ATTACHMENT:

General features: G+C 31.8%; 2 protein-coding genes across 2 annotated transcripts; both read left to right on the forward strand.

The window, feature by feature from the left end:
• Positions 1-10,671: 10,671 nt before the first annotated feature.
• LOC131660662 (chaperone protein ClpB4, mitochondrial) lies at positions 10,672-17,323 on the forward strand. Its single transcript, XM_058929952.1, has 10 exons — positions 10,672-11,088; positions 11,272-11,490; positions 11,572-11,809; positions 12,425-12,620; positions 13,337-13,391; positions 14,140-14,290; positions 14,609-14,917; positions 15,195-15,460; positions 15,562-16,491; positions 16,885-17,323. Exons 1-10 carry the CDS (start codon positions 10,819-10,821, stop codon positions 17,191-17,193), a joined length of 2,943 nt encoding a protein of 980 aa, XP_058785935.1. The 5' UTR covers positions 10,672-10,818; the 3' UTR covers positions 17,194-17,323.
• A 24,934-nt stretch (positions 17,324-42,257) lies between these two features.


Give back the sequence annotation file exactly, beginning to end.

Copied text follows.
General features: G+C 31.8%; 2 protein-coding genes across 2 annotated transcripts; both read left to right on the forward strand.

The window, feature by feature from the left end:
• Positions 1-10,671: 10,671 nt before the first annotated feature.
• LOC131660662 (chaperone protein ClpB4, mitochondrial) lies at positions 10,672-17,323 on the forward strand. Its single transcript, XM_058929952.1, has 10 exons — positions 10,672-11,088; positions 11,272-11,490; positions 11,572-11,809; positions 12,425-12,620; positions 13,337-13,391; positions 14,140-14,290; positions 14,609-14,917; positions 15,195-15,460; positions 15,562-16,491; positions 16,885-17,323. Exons 1-10 carry the CDS (start codon positions 10,819-10,821, stop codon positions 17,191-17,193), a joined length of 2,943 nt encoding a protein of 980 aa, XP_058785935.1. The 5' UTR covers positions 10,672-10,818; the 3' UTR covers positions 17,194-17,323.
• A 24,934-nt stretch (positions 17,324-42,257) lies between these two features.